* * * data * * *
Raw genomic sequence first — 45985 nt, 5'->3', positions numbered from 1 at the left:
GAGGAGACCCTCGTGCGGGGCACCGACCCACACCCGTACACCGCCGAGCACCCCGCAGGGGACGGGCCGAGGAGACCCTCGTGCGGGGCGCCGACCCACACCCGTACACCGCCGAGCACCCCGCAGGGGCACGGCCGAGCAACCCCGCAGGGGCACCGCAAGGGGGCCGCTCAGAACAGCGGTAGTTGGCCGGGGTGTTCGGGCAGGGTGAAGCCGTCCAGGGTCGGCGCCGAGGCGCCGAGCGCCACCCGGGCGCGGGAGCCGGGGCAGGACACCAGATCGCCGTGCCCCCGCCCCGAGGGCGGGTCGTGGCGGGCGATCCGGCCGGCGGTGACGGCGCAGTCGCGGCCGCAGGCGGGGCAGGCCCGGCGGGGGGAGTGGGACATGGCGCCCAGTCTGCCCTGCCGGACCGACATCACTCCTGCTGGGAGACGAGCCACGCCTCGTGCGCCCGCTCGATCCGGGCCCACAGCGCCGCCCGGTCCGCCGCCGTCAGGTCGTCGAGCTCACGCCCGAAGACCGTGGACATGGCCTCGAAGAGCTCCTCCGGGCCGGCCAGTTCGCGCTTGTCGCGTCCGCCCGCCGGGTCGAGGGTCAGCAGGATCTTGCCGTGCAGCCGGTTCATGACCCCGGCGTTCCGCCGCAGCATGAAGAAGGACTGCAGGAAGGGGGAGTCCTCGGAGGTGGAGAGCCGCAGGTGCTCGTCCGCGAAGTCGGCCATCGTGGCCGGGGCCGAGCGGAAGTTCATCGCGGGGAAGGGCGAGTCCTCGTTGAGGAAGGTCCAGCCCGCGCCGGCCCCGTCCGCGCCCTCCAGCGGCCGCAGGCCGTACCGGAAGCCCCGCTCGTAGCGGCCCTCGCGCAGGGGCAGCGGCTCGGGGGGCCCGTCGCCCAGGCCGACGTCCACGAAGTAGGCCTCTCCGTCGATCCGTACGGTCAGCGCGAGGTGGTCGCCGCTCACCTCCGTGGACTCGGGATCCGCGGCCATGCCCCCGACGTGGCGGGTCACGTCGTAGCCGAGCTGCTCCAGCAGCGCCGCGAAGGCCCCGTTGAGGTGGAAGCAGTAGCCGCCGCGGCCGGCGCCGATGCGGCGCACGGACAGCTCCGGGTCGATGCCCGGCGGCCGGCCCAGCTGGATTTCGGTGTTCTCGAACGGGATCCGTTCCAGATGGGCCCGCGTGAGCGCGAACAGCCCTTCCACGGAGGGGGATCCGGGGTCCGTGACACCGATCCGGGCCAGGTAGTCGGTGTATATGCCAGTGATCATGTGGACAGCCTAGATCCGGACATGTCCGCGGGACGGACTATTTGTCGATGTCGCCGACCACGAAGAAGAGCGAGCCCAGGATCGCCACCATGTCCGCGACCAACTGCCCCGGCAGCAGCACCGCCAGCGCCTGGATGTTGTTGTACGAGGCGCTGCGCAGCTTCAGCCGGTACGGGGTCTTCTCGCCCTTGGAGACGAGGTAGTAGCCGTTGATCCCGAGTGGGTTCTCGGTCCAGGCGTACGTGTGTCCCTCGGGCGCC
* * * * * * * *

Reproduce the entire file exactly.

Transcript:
Raw genomic sequence first — 45985 nt, 5'->3', positions numbered from 1 at the left:
GAGGAGACCCTCGTGCGGGGCACCGACCCACACCCGTACACCGCCGAGCACCCCGCAGGGGACGGGCCGAGGAGACCCTCGTGCGGGGCGCCGACCCACACCCGTACACCGCCGAGCACCCCGCAGGGGCACGGCCGAGCAACCCCGCAGGGGCACCGCAAGGGGGCCGCTCAGAACAGCGGTAGTTGGCCGGGGTGTTCGGGCAGGGTGAAGCCGTCCAGGGTCGGCGCCGAGGCGCCGAGCGCCACCCGGGCGCGGGAGCCGGGGCAGGACACCAGATCGCCGTGCCCCCGCCCCGAGGGCGGGTCGTGGCGGGCGATCCGGCCGGCGGTGACGGCGCAGTCGCGGCCGCAGGCGGGGCAGGCCCGGCGGGGGGAGTGGGACATGGCGCCCAGTCTGCCCTGCCGGACCGACATCACTCCTGCTGGGAGACGAGCCACGCCTCGTGCGCCCGCTCGATCCGGGCCCACAGCGCCGCCCGGTCCGCCGCCGTCAGGTCGTCGAGCTCACGCCCGAAGACCGTGGACATGGCCTCGAAGAGCTCCTCCGGGCCGGCCAGTTCGCGCTTGTCGCGTCCGCCCGCCGGGTCGAGGGTCAGCAGGATCTTGCCGTGCAGCCGGTTCATGACCCCGGCGTTCCGCCGCAGCATGAAGAAGGACTGCAGGAAGGGGGAGTCCTCGGAGGTGGAGAGCCGCAGGTGCTCGTCCGCGAAGTCGGCCATCGTGGCCGGGGCCGAGCGGAAGTTCATCGCGGGGAAGGGCGAGTCCTCGTTGAGGAAGGTCCAGCCCGCGCCGGCCCCGTCCGCGCCCTCCAGCGGCCGCAGGCCGTACCGGAAGCCCCGCTCGTAGCGGCCCTCGCGCAGGGGCAGCGGCTCGGGGGGCCCGTCGCCCAGGCCGACGTCCACGAAGTAGGCCTCTCCGTCGATCCGTACGGTCAGCGCGAGGTGGTCGCCGCTCACCTCCGTGGACTCGGGATCCGCGGCCATGCCCCCGACGTGGCGGGTCACGTCGTAGCCGAGCTGCTCCAGCAGCGCCGCGAAGGCCCCGTTGAGGTGGAAGCAGTAGCCGCCGCGGCCGGCGCCGATGCGGCGCACGGACAGCTCCGGGTCGATGCCCGGCGGCCGGCCCAGCTGGATTTCGGTGTTCTCGAACGGGATCCGTTCCAGATGGGCCCGCGTGAGCGCGAACAGCCCTTCCACGGAGGGGGATCCGGGGTCCGTGACACCGATCCGGGCCAGGTAGTCGGTGTATATGCCAGTGATCATGTGGACAGCCTAGATCCGGACATGTCCGCGGGACGGACTATTTGTCGATGTCGCCGACCACGAAGAAGAGCGAGCCCAGGATCGCCACCATGTCCGCGACCAACTGCCCCGGCAGCAGCACCGCCAGCGCCTGGATGTTGTTGTACGAGGCGCTGCGCAGCTTCAGCCGGTACGGGGTCTTCTCGCCCTTGGAGACGAGGTAGTAGCCGTTGATCCCGAGTGGGTTCTCGGTCCAGGCGTACGTGTGTCCCTCGGGCGCC